RICHARD: Okay then ... here is my response to your query (couched in your terminology): Richard had ‘The Absolute’ for initiation, that is, the Parabrahman itself was his guru. A spontaneous process had taken over in him as he testifies himself.
RESPONDENT: What was the teaching you were told by your master ...
RICHARD: Here is my third question: what was the teaching Mr. Venkataraman Aiyer was told by his master?
RESPONDENT: He was told no teaching.
RICHARD: Okay then ... here is my response to your query (couched in your terminology): Richard was told no teaching.
RESPONDENT: ... and what was the meditation techniques you were instructed by him to exercise?
RICHARD: Here is my fourth question: what were the meditation techniques Mr. Venkataraman Aiyer was instructed by his master to exercise?
RESPONDENT: None. No meditation techniques are necessary anyway as he said himself.
RICHARD: Okay then ... here is my response to your query (couched in your terminology): Richard had none. No meditation techniques were necessary anyway as he said himself. Vis.:
RICHARD (Postscript): Here is a supplementary question: have you ever heard the term ‘come in spinner’?
RESPONDENT: No, I haven’t.
RICHARD: The term ‘come in spinner’ typically refers to the verbal art of the wind-up – ‘a deliberate attempt to provoke someone by misleading or hoaxing; a trick, a tease, a practical joke’ (Oxford Dictionary) – in that it marks the moment when the narrator, the trickster spinning the yarn (aka telling the tale), tells the hapless listener they have been conned (duped, tricked, cheated, swindled). The stakes in this game are not, however, just the small change of little truths but the status of truths themselves. In order to arrive at that moment when the narrator can say ‘come in spinner’ to the gulled listener, they have to give away those little truths that will be recognised, picked up, and followed ... followed right up the garden path. In fact, in order to mislead, the narrator must tell the truth. In order to produce difference, to put the listener in a another place from where they think the narrator is, the narrator has to convince them they are in the same place.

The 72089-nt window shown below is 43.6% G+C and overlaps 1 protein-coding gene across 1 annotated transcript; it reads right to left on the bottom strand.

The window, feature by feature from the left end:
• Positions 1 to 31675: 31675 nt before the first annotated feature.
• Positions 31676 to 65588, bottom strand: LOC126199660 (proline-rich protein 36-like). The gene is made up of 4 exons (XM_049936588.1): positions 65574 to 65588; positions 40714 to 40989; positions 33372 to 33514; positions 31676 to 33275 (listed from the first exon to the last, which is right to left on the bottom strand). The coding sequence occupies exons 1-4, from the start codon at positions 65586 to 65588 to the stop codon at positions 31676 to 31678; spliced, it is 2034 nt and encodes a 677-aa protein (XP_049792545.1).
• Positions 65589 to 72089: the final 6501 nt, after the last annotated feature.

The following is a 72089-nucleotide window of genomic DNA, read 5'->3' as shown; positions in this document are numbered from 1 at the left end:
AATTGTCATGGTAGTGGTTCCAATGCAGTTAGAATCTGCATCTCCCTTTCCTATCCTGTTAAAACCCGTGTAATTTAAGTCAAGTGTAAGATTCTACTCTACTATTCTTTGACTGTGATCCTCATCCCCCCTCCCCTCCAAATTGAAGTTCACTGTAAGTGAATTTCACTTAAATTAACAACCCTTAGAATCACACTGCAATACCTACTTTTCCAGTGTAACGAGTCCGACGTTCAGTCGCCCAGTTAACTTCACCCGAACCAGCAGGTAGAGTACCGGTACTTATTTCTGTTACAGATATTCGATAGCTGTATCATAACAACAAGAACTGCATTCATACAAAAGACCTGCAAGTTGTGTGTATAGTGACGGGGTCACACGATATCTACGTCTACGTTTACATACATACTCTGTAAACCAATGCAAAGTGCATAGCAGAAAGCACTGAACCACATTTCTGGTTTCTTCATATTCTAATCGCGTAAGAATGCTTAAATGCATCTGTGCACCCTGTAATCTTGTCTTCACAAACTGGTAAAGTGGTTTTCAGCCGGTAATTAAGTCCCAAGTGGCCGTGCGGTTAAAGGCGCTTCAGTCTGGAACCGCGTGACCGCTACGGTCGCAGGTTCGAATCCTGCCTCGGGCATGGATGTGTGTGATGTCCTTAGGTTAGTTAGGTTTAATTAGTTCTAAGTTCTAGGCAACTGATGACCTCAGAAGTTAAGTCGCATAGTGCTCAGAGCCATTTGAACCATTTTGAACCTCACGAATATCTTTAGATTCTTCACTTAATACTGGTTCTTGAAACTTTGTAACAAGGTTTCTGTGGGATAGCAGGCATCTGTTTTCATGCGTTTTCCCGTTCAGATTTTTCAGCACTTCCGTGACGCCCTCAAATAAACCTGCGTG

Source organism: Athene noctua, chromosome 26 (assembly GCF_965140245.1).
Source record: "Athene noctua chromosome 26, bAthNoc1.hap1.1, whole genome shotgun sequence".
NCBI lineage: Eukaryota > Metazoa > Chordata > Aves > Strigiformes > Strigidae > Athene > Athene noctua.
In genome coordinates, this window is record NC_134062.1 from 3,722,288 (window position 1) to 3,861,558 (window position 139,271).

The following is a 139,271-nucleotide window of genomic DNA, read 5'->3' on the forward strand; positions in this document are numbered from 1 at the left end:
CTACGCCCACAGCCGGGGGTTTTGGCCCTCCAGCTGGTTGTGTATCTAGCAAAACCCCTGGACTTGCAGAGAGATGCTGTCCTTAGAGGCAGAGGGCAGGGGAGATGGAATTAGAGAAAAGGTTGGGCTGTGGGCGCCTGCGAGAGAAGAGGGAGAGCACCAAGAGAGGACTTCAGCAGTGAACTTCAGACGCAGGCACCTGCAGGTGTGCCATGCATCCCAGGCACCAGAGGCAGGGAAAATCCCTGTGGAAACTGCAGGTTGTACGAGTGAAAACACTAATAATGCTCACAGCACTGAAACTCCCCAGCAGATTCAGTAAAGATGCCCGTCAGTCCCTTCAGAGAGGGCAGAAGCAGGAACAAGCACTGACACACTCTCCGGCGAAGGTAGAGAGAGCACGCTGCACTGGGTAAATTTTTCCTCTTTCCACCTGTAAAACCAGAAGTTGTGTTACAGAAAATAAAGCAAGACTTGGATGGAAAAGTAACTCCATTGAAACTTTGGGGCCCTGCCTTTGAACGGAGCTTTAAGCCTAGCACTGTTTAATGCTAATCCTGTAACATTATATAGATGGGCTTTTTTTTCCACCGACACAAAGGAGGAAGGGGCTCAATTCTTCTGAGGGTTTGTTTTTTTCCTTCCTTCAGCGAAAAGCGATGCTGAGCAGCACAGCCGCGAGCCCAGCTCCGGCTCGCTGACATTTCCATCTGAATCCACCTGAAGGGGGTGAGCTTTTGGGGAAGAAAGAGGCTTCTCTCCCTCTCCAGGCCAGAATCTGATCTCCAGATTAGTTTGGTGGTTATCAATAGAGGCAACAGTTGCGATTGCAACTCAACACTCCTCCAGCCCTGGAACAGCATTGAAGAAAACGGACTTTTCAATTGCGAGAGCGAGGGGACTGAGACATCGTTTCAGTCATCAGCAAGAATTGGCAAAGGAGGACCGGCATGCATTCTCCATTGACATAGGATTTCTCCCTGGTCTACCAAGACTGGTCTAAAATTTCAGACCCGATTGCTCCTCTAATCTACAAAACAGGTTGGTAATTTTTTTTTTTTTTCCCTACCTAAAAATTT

Needless is it to add that a suitably motivated listener/ reader can self-administer such a wind-up, deliberately conning themselves into fancying they are at the same place as the speaker/writer despite many clear warnings to the contrary, until the pivotal point arrives when the penny drops (aka understanding dawns) and they are left with nothing but egg on their face ... ‘a condition of looking foolish or being embarrassed or humiliated by the turn of events’ (Oxford Dictionary)?
RESPONDENT: I just checked the dictionary.
RICHARD: It did not occur to you to access an internet search-engine?
RESPONDENT: Does it mean that you put me in the spinner ...
RICHARD: No, I never put my fellow human being in the spinner – more than a few of them do that all of their own accord by attempting the impossible (endeavouring to comprehend the new paradigm in terms of the old paradigm) – and neither was I indulging in the verbal art of the wind-up, as described above, either.
On the contrary, I am entirely sincere ... what another does with my words is, however, something else entirely. For classic example, of someone doing just that, the first half of what the following URL links to is worth a read:
As the words [quote] ‘come in spinner’ [endquote] appear towards the end of quite a long exchange over several e-mails a fuller comprehension might require some back-tracking through the very detailed, to the point of being laboured, sequence.